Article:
Ute Proud

Members of the Northern Ute Tribe
Members of the Northern Ute Tribe dance during a halftime performance at the Utah Utes football game, Saturday Nov. 22. The Northern Ute Tribe was invited to preform at both UofU basketball and football games in honor of Native American Heritage Month.
Amie Hammond | Weenuche Smoke Signals
Amie Hammond | Weenuche Smoke Signals
Amie Hammond | Weenuche Smoke Signals
Amie Hammond | Weenuche Smoke Signals
Amie Hammond | Weenuche Smoke Signals

Utes represent at UofU football and basketball games

 

In honor of Native American Heritage month, the Northern Ute Tribe was invited to perform at halftime of the Runnin’ Utes basketball and football games Nov. 21 and 22.

The Runnin’ Utes went through many mascots in the past and during a time when a lot of controversy is surrounding native mascots the Northern Ute Tribe and the University of Utah managed to reach a mutual agreement.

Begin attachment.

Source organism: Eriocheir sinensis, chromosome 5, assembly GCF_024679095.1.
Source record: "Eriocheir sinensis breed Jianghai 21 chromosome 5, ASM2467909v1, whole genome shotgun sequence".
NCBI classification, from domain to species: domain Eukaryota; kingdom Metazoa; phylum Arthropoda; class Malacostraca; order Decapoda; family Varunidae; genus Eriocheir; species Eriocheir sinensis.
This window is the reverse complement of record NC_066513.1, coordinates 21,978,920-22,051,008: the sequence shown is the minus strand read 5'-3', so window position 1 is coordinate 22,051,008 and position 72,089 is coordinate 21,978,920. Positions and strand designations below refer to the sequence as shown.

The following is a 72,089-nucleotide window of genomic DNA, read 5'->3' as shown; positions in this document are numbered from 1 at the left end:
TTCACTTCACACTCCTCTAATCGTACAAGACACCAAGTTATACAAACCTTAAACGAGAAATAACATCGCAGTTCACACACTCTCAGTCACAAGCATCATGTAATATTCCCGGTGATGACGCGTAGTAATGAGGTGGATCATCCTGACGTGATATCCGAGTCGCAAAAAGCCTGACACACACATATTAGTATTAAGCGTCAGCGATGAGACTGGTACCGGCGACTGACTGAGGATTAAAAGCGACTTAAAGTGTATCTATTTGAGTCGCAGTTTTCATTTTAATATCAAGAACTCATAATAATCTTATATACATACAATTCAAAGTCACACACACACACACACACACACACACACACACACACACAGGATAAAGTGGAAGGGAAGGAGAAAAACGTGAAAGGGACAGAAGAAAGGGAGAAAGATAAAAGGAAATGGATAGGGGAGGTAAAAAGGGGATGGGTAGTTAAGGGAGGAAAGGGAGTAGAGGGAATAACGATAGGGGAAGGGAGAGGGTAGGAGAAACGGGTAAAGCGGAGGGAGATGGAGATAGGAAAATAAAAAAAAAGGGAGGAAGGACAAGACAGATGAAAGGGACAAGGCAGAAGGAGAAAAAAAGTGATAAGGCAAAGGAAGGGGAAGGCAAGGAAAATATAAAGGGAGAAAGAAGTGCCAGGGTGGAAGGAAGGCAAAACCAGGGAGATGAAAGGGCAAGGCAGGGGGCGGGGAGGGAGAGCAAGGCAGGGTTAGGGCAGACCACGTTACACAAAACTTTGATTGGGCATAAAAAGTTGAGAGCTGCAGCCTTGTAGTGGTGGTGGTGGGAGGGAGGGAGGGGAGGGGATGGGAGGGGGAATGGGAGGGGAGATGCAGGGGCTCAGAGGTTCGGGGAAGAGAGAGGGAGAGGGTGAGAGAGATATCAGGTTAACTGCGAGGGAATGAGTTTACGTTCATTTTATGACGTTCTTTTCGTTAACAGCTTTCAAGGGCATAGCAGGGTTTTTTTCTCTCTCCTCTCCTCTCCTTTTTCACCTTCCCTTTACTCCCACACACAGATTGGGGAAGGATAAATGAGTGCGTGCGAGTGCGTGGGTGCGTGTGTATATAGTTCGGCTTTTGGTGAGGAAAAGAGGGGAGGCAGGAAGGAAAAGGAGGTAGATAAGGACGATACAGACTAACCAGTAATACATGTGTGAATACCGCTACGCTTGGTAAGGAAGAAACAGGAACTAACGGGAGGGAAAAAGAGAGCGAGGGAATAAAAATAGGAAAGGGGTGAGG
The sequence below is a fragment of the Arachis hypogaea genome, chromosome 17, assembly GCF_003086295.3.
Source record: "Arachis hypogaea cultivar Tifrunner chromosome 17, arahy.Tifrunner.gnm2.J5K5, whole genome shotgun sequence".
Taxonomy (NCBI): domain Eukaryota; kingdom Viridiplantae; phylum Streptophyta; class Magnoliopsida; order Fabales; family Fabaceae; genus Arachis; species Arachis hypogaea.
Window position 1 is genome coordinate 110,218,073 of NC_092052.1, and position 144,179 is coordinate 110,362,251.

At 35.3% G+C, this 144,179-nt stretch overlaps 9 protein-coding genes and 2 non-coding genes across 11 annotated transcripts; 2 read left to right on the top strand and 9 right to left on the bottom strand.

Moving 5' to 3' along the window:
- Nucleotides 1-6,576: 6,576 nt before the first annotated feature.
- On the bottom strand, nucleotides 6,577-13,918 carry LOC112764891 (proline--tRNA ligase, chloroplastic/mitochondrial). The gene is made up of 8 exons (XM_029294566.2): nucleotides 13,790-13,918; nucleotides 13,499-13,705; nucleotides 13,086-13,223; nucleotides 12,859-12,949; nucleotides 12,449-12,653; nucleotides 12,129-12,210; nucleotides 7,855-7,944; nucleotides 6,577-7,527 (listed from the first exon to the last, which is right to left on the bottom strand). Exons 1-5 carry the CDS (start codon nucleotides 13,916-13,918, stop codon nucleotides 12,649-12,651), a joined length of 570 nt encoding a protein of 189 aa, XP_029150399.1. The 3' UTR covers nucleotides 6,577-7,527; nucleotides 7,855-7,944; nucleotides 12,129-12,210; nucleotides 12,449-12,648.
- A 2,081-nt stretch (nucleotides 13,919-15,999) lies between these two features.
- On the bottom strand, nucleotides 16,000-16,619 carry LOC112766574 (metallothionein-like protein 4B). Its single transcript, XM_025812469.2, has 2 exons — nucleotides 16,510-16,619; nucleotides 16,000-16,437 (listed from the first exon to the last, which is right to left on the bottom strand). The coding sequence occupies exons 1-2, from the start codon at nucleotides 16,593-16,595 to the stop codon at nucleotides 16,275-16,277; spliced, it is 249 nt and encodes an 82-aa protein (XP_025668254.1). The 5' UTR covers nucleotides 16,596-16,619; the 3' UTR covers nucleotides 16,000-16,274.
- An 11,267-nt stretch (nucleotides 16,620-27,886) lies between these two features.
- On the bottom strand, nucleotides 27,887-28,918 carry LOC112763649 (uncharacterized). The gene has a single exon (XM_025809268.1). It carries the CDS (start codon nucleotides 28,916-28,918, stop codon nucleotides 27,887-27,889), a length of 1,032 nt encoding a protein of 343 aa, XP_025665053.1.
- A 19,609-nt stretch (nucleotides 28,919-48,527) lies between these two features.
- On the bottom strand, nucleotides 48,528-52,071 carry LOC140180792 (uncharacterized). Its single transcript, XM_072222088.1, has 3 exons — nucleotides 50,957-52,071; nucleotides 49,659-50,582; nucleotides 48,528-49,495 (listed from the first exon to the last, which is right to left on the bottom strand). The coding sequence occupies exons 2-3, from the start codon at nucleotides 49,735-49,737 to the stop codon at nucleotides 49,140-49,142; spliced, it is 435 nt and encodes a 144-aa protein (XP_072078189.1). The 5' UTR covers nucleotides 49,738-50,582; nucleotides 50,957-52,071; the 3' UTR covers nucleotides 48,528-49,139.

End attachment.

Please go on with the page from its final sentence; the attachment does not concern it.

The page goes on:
According to the Ute Bulletin, instead of changing the Runnin’ Utes name, Northern Ute and the university decided to work together to educate the fans and students on, “what a Ute is, and what it means to be Ute.”

A Ute Proud campaign was launched this past summer and helped turn what could have been a negative outcome into a positive opportunity for both the Northern Ute people and the University of Utah.

Though the University of Utah’s football team lost 42-10 to the No. 12 Arizona Wildcats, many Utah fans went to social media to applaud the half time performance.

“I loved the halftime performance by the [Ute Tribe]. Hope more of this gets incorporated into Utah athletics.”

Another fan tweeted, “So awesome, gave me the chills!”

The Runnin’ Utes also wore special edition uniforms in Saturday’s match up. Besides specially designed jersey’s, players wore helmets that had Northern Utes Tribal Seal on them.

 

 

 

 

 

 

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